February 07, 2005
Maria Cornejo's compact fall collection, shown as an in-store installation, was organized into groups by color: ink blue, chocolate brown, black, eucalyptus, antique silver. Like the palette, the fabrics were soft: velvets, cashmeres, jersey, even faux fur, all worked into eminently wearable pieces meant to be mixed and matched to create interesting lines. Long sweaters were paired with leggings and balloon or handkerchief-hemmed skirts, and grounded with Frye boots, while coats were worn open and belted under the breast, creating an Empire silhouette that also showed up in velvet evening dresses.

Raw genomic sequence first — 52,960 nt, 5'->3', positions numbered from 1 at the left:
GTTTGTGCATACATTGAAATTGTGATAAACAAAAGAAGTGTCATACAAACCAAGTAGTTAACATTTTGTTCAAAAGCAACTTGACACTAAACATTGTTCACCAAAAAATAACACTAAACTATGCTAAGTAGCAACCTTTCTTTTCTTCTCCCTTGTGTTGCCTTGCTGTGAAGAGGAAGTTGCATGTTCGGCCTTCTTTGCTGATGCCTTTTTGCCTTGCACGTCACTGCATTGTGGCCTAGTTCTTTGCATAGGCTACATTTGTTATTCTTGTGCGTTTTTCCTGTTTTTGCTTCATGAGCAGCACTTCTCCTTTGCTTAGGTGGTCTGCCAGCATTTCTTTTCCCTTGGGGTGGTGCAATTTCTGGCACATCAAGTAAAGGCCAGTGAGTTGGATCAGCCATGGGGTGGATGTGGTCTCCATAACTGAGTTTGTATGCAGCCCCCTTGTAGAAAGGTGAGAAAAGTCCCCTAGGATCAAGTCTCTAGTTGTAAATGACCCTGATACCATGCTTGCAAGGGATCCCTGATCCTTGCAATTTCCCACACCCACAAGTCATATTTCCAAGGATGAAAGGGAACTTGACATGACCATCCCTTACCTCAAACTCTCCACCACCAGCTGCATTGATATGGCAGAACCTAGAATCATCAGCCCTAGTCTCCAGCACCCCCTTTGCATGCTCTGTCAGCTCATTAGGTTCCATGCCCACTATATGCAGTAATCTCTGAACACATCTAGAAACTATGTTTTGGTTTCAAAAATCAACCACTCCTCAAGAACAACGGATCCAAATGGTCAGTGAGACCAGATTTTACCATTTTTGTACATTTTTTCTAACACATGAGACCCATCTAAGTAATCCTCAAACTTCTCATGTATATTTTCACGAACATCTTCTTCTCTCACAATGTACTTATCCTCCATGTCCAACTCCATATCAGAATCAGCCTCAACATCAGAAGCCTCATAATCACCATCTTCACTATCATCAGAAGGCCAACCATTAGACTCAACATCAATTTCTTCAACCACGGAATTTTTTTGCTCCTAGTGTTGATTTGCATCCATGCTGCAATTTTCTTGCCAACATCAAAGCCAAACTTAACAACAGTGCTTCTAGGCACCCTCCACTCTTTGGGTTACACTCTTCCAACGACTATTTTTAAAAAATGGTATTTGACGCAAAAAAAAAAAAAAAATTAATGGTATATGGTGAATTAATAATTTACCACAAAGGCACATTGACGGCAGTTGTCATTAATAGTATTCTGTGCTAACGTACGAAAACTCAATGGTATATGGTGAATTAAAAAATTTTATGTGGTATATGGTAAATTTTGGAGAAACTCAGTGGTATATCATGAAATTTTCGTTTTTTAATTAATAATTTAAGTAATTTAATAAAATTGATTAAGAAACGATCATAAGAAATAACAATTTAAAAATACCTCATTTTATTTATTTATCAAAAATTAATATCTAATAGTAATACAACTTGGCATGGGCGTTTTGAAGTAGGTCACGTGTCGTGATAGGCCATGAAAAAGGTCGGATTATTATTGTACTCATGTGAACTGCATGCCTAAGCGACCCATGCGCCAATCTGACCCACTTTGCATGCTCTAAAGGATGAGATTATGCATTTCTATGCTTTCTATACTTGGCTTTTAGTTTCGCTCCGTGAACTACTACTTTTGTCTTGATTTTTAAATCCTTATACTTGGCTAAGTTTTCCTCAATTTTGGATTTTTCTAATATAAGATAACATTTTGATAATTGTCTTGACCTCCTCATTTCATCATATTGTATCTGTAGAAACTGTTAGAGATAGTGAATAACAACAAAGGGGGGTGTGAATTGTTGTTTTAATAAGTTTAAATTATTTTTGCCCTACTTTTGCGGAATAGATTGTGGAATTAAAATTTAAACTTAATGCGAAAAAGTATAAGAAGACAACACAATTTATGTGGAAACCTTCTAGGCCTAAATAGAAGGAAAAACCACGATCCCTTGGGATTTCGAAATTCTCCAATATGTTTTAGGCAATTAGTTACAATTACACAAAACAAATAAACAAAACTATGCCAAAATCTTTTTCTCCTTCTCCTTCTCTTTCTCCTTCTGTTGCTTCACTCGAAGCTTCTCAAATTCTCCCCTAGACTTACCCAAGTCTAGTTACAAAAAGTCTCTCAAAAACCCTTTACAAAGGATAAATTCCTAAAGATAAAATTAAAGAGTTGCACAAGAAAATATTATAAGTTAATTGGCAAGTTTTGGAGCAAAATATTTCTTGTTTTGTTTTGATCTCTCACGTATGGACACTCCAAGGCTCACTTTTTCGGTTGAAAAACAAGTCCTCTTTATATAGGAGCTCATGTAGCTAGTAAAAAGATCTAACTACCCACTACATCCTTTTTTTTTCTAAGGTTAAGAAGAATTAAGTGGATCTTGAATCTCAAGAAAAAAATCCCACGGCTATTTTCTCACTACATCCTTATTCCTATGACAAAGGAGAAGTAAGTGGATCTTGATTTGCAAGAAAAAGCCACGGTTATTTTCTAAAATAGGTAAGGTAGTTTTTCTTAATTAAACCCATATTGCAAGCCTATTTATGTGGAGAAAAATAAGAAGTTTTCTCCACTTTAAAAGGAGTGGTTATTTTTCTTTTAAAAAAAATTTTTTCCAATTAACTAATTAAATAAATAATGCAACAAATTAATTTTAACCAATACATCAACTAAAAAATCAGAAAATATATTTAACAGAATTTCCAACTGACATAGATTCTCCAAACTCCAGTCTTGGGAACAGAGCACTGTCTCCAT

Always thinking about volume and form, Cornejo is uniquely equipped to shine in a season centered on these concerns, and this collection was one of her strongest. It was largely inspired by the work of 72-year-old American sculptor Lee Bontecou, whose work was recently exhibited at MoMA. "It gave me hope," Cornejo said of the sculptor's show. "I hope I can still be making things when I'm that age." As do we.